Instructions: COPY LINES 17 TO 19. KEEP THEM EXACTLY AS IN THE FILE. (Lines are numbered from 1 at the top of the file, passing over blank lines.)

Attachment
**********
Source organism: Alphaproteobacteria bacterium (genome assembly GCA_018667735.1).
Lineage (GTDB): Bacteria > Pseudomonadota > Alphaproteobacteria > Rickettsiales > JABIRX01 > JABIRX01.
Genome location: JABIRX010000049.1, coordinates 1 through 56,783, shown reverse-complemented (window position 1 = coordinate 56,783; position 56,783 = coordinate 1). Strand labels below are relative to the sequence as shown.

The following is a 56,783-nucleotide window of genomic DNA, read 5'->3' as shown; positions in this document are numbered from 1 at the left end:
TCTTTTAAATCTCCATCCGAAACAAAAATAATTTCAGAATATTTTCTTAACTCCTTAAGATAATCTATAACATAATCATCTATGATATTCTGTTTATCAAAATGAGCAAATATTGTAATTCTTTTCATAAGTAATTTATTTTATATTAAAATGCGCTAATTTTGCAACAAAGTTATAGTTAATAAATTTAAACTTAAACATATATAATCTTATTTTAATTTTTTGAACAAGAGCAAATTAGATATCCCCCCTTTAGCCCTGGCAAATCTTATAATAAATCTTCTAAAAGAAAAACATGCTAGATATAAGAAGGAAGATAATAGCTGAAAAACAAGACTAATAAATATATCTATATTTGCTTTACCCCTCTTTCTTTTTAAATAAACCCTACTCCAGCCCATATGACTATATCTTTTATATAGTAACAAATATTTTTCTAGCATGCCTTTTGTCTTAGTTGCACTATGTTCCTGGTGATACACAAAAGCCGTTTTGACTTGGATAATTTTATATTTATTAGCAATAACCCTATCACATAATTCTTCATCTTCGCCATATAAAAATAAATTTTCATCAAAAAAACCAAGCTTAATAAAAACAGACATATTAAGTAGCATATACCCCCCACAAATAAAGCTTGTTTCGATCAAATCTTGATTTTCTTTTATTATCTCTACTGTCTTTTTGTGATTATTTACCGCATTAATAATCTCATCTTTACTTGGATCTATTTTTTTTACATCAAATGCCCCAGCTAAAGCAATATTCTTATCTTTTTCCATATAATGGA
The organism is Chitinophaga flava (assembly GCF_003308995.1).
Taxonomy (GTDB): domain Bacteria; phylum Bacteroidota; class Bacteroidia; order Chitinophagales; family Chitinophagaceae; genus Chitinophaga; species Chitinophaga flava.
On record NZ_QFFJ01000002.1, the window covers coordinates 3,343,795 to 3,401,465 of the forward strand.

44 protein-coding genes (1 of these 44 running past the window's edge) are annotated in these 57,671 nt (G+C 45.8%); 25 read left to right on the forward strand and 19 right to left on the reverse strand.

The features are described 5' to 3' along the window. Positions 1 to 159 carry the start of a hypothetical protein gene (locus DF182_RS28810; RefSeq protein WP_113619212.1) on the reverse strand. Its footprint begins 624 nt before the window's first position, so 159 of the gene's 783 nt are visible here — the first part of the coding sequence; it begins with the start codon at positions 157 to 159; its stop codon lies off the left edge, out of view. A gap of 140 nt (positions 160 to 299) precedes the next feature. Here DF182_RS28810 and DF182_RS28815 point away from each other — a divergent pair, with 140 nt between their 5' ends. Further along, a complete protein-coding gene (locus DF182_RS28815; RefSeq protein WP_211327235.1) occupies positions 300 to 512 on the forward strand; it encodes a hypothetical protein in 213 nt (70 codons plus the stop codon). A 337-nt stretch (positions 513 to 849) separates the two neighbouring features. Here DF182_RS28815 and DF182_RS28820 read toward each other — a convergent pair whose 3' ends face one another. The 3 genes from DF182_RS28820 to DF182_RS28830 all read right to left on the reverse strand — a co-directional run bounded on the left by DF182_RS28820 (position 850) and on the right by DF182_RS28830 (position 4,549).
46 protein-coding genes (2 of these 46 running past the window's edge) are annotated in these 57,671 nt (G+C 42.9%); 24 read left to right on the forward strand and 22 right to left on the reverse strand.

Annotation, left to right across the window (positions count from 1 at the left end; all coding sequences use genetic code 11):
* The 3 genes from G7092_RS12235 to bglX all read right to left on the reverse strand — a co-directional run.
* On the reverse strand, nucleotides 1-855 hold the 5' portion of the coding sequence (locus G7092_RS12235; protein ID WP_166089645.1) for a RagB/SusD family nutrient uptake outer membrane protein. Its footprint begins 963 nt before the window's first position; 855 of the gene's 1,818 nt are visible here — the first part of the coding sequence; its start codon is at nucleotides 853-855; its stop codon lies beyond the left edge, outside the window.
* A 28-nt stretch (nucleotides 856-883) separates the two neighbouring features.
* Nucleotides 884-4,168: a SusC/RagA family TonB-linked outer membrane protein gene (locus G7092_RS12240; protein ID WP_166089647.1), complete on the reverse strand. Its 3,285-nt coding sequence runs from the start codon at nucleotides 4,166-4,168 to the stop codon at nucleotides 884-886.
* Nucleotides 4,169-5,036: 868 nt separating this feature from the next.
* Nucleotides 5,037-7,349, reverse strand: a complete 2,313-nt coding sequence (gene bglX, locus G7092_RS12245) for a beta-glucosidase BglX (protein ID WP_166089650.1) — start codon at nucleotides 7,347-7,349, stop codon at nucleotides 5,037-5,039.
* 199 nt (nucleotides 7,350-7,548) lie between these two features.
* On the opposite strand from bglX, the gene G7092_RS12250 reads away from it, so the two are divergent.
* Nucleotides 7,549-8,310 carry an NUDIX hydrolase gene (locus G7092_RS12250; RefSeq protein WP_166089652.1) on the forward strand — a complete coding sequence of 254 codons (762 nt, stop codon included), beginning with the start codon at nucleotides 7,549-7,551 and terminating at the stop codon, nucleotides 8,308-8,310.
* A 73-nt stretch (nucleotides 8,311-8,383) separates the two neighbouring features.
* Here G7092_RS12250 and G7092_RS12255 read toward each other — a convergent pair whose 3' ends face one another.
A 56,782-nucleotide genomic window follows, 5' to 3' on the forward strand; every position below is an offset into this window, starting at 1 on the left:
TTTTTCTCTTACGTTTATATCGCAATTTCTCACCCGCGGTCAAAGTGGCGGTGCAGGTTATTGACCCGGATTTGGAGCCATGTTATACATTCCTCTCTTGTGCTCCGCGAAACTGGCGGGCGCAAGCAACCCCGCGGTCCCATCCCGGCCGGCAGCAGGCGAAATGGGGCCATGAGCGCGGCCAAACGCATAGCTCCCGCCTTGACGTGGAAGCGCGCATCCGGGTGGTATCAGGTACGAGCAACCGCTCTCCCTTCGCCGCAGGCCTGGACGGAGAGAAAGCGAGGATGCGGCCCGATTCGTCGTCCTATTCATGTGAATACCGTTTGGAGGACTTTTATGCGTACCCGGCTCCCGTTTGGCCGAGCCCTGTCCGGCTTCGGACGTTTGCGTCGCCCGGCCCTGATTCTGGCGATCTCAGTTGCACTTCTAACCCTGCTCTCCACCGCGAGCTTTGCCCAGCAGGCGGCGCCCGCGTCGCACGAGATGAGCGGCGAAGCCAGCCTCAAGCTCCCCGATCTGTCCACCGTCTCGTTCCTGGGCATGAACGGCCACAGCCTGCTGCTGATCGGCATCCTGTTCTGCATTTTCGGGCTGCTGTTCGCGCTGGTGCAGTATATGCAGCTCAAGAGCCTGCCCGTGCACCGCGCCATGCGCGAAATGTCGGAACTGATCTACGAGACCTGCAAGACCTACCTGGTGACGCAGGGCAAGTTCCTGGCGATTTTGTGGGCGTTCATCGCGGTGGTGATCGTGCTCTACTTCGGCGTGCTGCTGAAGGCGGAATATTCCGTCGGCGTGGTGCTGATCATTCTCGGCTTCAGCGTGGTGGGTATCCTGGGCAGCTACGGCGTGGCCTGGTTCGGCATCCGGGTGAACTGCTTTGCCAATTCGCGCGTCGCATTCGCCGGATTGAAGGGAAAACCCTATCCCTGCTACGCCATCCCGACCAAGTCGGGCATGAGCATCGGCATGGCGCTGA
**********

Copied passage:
* Nucleotides 4,169-5,036: 868 nt separating this feature from the next.
* Nucleotides 5,037-7,349, reverse strand: a complete 2,313-nt coding sequence (gene bglX, locus G7092_RS12245) for a beta-glucosidase BglX (protein ID WP_166089650.1) — start codon at nucleotides 7,347-7,349, stop codon at nucleotides 5,037-5,039.
* 199 nt (nucleotides 7,350-7,548) lie between these two features.